A suction inletpipe 34' extends through an `opening in the top wall of member lil in alignment `with and opposite the forward'end of theV projectionl, vand is secured by solder, as indi cated at 34', to prevent any leakage'of air into the jar around the pipe. The lower end of pipe been strung thereon. This is easily accomplished by moving the slide a sufficient distance along pipe 34 to uncover its forward end.
It will now be apparent that when the nozzle 31 has been inserted in the end of pipe 34, and slide 38 has been moved forwardly, the pins 42 will enter the bayonet slots 4|, and the spring 4|] will be compressed between the rear wall 39 and shoulder 36, and upon partial rotation of the slide to the position shown in Figure 2, the parts will so vremain until such time as it is desired to remove the nozzle by reversing the described operation.
The Yforward end 31' of nozzle 31 is bent at an angle of approximately degrees, and is tapered to provide a reductionV in diameter at its extremity, and likewise a suitable reduction in the diameter of the opening therethrough.
In Figure 1 there is shown a portion of a dental fixture known as an air cut-off consisting of a hollow cylindrical handle `connected to arvalve 5| at its upper extremityhaving a control button 52 adapted Vto be depressed by the thumb to open thet valve Yand admit air under compression coming from a source of supply through a hose 53, such as a drum, not shown. Leading from Valve 5| in a plane at a Vright Y angle to the axis of the handle 58, is a nozzle 34 projects beyond the bottom of skirt Vso, as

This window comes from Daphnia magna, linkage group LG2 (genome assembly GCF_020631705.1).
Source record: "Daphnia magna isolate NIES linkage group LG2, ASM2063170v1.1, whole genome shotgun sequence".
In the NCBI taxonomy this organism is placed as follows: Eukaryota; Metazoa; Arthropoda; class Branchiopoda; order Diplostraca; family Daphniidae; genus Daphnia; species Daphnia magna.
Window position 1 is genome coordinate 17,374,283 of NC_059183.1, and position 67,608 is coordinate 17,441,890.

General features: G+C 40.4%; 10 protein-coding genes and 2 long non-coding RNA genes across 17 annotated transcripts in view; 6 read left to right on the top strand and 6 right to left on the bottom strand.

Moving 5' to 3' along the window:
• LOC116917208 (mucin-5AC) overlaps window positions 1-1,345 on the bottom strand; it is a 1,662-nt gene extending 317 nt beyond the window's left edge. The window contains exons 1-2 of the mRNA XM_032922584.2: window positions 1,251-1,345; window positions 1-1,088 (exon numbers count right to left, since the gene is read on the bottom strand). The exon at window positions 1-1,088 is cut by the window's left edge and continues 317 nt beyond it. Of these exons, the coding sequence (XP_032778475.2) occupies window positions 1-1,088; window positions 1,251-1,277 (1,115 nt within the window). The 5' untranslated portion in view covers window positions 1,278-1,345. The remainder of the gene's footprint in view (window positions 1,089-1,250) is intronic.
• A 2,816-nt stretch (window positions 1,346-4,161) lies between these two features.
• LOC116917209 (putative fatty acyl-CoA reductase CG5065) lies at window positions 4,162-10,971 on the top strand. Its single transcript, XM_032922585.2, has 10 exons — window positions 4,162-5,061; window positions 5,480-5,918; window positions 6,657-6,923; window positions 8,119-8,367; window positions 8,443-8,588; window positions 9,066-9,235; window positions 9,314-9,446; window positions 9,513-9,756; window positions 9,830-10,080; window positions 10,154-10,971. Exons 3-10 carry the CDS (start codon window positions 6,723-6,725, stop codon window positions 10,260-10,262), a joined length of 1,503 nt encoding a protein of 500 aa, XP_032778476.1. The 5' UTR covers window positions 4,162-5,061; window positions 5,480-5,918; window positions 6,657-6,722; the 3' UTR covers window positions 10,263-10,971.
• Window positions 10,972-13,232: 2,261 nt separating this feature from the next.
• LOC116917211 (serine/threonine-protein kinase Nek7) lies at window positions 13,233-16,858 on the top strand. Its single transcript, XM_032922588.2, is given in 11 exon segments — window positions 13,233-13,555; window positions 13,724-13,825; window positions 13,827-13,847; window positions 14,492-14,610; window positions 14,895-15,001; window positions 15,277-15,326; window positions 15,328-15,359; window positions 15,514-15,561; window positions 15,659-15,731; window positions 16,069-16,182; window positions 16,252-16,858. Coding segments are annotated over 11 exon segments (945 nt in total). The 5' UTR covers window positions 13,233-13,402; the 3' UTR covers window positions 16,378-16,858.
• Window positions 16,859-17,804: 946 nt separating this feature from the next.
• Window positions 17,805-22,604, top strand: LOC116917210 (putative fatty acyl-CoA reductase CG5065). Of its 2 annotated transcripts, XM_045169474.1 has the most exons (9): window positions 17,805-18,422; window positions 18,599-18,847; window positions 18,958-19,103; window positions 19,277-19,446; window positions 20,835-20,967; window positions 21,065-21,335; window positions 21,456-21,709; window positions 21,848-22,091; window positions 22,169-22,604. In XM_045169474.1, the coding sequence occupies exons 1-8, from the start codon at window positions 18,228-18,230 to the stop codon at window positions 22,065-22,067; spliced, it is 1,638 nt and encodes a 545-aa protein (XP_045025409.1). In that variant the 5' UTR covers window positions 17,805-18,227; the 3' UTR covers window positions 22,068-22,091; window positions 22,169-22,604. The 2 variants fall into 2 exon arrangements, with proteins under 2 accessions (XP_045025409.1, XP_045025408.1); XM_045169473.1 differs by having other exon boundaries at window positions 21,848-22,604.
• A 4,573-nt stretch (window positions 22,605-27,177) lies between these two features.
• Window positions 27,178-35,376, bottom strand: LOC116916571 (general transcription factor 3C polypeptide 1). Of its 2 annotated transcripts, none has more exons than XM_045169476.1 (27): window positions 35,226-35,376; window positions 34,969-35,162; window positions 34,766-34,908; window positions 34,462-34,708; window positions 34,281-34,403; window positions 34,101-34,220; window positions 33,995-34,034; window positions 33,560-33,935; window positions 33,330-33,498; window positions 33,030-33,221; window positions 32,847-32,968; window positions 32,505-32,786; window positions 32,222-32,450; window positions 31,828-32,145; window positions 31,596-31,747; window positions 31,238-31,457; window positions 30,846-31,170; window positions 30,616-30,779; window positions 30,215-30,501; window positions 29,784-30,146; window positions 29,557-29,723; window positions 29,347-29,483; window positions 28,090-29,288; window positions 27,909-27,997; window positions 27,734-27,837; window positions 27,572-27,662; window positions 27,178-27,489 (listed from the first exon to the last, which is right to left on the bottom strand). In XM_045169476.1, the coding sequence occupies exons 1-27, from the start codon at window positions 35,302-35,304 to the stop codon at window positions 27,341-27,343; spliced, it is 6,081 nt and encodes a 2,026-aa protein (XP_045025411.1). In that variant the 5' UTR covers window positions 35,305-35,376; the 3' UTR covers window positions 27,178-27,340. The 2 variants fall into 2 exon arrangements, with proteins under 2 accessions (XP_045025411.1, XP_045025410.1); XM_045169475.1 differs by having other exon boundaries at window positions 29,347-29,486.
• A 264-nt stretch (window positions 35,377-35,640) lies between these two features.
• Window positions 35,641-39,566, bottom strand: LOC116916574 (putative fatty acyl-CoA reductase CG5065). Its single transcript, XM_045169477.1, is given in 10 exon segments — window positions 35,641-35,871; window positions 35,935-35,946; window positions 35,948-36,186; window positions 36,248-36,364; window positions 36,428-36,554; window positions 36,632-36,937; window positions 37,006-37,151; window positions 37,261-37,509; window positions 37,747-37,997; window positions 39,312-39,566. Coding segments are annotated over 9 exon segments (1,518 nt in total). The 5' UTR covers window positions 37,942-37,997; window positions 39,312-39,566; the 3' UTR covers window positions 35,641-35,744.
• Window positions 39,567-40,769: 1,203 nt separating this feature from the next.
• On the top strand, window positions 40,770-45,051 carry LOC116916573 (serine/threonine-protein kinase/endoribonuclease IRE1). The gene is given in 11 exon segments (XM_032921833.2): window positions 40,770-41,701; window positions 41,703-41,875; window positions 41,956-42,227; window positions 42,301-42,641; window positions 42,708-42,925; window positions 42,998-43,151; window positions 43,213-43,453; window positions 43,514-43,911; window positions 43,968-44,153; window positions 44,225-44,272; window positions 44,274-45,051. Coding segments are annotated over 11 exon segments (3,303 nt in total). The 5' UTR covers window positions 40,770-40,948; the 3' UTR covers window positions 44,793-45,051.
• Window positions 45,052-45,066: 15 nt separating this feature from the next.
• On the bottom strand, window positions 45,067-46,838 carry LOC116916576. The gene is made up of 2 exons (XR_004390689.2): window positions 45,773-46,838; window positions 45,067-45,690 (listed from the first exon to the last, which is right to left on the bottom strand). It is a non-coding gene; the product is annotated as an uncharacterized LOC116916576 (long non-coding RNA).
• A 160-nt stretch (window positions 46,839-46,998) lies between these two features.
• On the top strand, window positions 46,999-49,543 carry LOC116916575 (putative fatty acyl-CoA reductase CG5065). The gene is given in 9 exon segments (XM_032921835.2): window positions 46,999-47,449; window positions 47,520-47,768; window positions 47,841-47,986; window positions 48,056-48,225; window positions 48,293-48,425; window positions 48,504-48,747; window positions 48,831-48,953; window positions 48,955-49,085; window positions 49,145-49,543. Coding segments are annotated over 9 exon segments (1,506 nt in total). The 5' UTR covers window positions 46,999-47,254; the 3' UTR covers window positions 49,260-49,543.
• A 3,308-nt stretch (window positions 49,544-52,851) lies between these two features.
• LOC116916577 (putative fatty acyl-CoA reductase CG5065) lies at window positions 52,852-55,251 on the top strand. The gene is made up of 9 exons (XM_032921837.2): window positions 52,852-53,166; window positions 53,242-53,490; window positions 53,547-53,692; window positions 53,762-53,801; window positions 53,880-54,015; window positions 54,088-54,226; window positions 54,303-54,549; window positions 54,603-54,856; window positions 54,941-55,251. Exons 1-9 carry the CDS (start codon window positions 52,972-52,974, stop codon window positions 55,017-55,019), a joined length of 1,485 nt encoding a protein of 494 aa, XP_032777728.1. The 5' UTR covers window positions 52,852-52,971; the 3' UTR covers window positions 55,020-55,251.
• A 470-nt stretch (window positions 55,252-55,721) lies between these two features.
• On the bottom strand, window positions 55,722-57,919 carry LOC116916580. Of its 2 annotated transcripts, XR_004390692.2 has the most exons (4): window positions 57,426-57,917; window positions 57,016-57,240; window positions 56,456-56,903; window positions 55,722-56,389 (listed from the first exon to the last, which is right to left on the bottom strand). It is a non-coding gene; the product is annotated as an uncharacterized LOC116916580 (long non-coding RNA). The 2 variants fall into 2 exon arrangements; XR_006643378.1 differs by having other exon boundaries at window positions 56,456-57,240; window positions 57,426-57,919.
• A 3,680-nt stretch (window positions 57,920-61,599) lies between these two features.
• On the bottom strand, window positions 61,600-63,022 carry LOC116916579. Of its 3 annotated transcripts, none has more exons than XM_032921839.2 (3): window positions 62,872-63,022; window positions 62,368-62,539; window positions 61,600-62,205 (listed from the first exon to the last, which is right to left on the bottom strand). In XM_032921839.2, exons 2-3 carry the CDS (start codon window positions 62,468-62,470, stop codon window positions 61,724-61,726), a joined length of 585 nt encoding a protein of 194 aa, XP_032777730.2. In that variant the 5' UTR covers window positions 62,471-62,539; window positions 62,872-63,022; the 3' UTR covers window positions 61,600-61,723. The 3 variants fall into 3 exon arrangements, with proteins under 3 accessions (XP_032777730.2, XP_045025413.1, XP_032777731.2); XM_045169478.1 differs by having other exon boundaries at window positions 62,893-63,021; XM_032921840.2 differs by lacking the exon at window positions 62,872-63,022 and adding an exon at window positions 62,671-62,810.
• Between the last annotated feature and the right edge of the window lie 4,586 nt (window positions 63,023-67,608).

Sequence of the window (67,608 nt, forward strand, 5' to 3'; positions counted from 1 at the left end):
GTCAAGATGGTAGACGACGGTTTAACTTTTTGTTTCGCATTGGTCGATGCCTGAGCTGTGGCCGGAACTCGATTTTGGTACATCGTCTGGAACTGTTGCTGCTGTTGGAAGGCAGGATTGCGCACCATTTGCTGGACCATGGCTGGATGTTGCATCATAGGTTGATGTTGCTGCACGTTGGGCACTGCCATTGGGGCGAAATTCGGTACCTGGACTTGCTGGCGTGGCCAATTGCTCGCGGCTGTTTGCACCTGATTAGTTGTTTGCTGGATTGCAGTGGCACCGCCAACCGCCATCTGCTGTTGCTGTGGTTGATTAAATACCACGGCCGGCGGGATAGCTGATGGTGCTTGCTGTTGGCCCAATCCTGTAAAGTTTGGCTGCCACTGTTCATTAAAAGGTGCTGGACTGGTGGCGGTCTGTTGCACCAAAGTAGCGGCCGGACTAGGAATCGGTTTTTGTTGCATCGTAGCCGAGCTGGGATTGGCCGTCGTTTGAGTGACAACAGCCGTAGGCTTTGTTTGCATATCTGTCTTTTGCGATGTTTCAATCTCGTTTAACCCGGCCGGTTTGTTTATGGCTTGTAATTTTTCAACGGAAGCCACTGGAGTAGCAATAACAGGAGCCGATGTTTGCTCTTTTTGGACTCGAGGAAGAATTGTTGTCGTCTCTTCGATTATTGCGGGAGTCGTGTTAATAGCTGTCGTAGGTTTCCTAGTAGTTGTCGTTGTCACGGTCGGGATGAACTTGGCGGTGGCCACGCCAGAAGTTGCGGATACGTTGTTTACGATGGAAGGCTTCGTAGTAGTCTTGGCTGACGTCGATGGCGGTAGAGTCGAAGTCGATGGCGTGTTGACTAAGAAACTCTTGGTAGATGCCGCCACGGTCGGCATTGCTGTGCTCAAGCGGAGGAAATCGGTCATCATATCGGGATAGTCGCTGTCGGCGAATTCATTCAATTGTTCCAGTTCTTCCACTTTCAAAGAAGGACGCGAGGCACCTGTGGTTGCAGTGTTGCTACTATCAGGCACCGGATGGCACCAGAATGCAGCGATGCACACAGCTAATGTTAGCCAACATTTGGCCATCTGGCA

to be comparatively remote from the port 32,
yet leaving ample clearance above accumulations in the jar |5,'a`nd is inclined at an angle to the axis vof the'jar as shown. Above the top wall of the body member the pipe 34 curves upwardly and forwardly into ,a plane that is slightly above the horizontal, anditerminates in an annulus 35 of greater diameter than the pipe to provide a shoulder 36. The upper end of pipe 34 is tapered internally to receive the externally taper-ed rear end of a detachable suction nozzle 31. Means are provided for coupling the nozzle 31 to the pipe 34 under tension so that the engaging tapered surfacesgwill be effective to form a substantially air-tight joint about which nozzle 31 may be rotated without disturbing the integrity of the joint. For this purpose a bayonet slide 38 is provided, and is mounted looselyon the forward end of ypipe 34 over thev annulus 35. Pipe 34 passes through an opening inthe rear Wall 39` ofV theslide 3,8, and which rear wall serves as an abutment for one endrof a -coil spring 43 within the slide 38, that' surrounds the adjacent 3 endY of pipe34. Slide 33 is provided with bayonet slots 4|" which are diametrically opposedV adja' centv its forward end, and adapted to engage similarly disposed pins 42 projecting radially V.from adjacent the rear endof the nozzler31. It
54 having a tapered end adapted to iit within the tapered end ofV passageway 39 within the extension 25. Nozzle 54 is Vthreaded for engagement with a nut 55, thus adjustable axially of the nozzle. Pivoted-to'the nut 55 at 55 is a spring clip 51 of looped formation, and having a bifurcated end 58.